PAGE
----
Nope. Once a rocket is fired from Gaza, the cease-fire no longer exists and can therefore not be broken by the Israeli response to said rockets. Pity the poor headline writers at the New York Times who know not the definition of cease-fire. Although, I’m gonna guess if Israelis had actually broken a cease-fire, they’d find their dictionaries real quick.
And, in Ferguson:
Now, looking at the headline, you might reasonably think that this piece is about some dangerous strain of, well, a white power movement in the center of the cauldron of racial unrest that is Ferguson, Missouri right now. Only, it’s not about that at all. It’s a relatively dry political socio-economic history of St. Louis and its suburbs that describes how the suburban political power structures have not been penetrated by relatively new black populations, and are populated by white politicians. The piece certainly has a viewpoint, arguing for consolidation of such small towns to give black communities bigger talent pools for politicians, and therefore more political power. (I’m not convinced that such proportionate representation in a city’s power structure necessarily means better things for the black community, especially since one of the examples of such consolidation of power is Detroit, but I digress.) Here’s the thesis (emphasis mine):
By contrast, consider the city: After decades of methodically building political power, blacks in St. Louis City elected a black mayor in 1993 and black aldermen or alderwomen in nearly half the city’s wards, and hold two of three seats on the powerful Board of Estimate and Apportionment, which must approve all city contracts. Well-established churches, Democratic ward organizations and other civic institutions mobilize voters in black wards. But because blacks have reached the suburbs in significant numbers only over the past 15 years or so, fewer suburban black communities have deeply ingrained civic organizations.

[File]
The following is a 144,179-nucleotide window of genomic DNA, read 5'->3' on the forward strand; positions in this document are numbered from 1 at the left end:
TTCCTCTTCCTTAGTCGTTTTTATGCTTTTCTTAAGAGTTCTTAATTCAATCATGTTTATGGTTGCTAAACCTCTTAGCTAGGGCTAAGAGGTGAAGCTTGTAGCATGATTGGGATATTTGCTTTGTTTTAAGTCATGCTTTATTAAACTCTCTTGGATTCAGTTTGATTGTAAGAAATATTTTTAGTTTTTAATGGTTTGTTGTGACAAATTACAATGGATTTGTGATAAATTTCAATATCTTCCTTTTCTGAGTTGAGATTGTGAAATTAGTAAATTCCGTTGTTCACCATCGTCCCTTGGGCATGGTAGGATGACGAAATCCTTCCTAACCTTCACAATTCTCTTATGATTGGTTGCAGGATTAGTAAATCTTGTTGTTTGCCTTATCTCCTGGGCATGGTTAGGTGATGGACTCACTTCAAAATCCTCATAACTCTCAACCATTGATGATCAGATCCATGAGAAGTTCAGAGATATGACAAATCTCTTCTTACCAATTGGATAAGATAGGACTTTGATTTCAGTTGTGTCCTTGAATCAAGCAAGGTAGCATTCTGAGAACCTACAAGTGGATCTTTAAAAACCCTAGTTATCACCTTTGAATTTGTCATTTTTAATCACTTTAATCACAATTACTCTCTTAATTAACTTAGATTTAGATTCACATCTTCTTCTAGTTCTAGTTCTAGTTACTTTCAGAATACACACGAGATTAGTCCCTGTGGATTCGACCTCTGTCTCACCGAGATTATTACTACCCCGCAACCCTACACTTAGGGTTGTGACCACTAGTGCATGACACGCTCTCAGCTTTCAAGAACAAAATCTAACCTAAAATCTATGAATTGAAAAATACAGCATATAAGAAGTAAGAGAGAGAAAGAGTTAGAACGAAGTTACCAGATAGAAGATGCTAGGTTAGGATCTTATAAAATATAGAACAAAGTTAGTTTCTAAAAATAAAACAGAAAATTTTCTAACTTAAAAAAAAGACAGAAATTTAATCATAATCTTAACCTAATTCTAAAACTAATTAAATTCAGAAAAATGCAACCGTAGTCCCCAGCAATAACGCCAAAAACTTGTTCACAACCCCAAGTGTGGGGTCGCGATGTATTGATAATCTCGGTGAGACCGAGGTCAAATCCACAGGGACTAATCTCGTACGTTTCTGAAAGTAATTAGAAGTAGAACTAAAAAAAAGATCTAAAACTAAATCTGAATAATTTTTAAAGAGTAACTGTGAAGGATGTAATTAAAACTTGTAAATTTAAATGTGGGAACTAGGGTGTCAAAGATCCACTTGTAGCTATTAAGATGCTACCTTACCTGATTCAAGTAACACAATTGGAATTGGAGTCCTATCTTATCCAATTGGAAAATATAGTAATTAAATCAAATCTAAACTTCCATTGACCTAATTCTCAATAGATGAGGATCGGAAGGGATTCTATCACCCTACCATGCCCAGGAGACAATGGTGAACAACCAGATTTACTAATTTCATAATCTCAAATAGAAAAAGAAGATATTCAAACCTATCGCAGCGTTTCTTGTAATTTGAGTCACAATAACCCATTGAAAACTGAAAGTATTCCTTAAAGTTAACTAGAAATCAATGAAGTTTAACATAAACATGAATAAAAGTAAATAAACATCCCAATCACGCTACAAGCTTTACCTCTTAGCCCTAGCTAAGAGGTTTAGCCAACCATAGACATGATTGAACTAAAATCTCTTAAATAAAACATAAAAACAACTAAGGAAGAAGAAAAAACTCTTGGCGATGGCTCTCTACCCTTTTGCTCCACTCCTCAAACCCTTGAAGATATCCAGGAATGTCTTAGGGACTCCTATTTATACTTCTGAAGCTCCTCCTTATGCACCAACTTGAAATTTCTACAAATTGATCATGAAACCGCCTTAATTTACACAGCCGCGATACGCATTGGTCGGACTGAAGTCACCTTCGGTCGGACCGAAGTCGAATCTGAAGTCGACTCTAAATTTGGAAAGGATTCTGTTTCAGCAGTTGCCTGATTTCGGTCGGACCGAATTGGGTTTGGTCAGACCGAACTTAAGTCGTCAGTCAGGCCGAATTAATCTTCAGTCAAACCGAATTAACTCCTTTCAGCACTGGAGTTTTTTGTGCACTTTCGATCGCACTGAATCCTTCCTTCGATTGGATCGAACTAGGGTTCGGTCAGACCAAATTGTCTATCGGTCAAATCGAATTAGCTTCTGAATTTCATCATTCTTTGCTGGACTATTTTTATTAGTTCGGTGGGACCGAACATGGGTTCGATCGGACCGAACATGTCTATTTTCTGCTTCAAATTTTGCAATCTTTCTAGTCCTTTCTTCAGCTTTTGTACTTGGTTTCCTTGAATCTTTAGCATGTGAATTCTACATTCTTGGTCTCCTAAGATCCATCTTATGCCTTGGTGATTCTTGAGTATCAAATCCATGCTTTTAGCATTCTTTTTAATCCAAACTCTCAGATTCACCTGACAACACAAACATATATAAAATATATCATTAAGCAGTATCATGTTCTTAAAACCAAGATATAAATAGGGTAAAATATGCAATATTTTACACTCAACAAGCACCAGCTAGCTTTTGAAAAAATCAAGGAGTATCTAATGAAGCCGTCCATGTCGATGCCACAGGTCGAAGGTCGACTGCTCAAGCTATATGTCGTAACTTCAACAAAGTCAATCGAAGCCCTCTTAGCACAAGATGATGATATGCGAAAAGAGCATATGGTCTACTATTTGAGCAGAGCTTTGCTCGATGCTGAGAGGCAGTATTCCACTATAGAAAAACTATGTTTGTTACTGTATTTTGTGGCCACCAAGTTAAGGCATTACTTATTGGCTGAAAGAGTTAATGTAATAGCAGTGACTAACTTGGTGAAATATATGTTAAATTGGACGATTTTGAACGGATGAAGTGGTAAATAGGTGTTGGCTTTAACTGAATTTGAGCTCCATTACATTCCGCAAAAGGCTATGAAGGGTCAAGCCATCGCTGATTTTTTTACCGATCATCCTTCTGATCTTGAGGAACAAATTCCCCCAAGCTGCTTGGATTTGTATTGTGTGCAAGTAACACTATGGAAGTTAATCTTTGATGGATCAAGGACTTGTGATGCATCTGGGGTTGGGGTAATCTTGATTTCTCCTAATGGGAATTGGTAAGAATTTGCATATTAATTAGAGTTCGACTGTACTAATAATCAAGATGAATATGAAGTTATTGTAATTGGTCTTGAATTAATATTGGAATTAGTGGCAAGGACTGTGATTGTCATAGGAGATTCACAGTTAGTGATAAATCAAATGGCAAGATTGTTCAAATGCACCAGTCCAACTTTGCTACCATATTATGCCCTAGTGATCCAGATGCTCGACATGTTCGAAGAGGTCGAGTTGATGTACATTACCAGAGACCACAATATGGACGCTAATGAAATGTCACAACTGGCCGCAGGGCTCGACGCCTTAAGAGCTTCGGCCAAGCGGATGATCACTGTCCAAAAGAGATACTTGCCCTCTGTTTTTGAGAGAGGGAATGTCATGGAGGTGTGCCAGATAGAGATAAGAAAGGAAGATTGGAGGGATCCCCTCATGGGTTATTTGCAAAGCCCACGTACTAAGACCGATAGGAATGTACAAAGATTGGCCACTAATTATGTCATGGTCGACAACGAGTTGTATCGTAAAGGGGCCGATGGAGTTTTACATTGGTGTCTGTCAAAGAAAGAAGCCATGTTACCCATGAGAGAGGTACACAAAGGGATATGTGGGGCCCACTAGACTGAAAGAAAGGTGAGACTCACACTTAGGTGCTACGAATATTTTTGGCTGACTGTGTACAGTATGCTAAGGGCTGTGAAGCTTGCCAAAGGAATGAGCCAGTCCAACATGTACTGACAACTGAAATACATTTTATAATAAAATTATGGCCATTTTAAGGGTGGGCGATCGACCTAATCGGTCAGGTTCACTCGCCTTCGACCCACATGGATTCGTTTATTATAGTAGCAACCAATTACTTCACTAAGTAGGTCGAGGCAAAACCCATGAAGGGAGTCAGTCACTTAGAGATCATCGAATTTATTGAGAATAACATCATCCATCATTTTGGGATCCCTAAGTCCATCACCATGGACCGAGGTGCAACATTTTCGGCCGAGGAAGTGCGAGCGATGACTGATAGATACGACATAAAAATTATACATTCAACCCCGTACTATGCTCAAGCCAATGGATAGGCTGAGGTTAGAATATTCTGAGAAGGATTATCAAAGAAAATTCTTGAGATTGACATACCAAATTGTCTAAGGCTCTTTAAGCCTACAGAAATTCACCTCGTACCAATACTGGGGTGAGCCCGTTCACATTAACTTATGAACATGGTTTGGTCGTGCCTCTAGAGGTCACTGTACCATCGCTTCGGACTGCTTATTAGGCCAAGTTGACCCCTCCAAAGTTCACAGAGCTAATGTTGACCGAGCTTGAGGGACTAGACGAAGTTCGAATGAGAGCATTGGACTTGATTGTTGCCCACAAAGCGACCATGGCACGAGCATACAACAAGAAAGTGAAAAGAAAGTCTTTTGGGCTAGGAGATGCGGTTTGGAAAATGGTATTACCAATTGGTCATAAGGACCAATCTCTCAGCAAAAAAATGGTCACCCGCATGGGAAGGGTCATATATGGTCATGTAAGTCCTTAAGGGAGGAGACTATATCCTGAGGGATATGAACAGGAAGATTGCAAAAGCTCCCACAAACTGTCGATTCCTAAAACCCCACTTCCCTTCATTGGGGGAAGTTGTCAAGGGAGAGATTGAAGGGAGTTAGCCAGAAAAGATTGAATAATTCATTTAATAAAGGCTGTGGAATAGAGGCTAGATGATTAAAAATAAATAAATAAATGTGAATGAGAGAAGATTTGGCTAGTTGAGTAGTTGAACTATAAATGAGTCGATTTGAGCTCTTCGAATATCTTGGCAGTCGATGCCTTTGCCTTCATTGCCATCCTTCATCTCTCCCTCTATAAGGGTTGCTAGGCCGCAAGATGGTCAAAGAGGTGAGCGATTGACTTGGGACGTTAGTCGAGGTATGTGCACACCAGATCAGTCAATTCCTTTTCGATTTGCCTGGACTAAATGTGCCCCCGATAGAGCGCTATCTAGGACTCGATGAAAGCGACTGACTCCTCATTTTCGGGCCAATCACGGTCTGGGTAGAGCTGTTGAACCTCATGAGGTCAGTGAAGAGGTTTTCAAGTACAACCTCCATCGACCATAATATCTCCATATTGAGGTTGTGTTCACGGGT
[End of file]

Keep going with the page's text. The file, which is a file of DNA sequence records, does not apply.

That helps explain why majority-black Ferguson has a virtually all-white power structure: a white mayor; a school board with six white members and one Hispanic, which recently suspended a highly regarded young black superintendent who then resigned; a City Council with just one black member; and a 6 percent black police force.
Many North County towns — and inner-ring suburbs nationally — resemble Ferguson. Longtime white residents have consolidated power, continuing to dominate the City Councils and school boards despite sweeping demographic change. They have retained control of patronage jobs and municipal contracts awarded to allies.
The North County Labor Club, whose overwhelmingly white constituent unions (plumbers, pipe fitters, electrical workers, sprinkler fitters) have benefited from these arrangements, operates a potent voter-turnout operation that backs white candidates over black upstarts. The more municipal contracts an organization receives, the more generously it can fund re-election campaigns. Construction, waste and other long-term contracts with private firms have traditionally excluded blacks from the ownership side and, usually, the work force as well.
The North County Labor Club, you say? Backing white candidates over black upstarts, you say? It’s almost as if the headline recklessly uses an irrelevant loaded term to give its readers a vision of one type of villain when the actual culprit, if there is one, is a fully functioning arm of the Democratic Party. But that can’t be.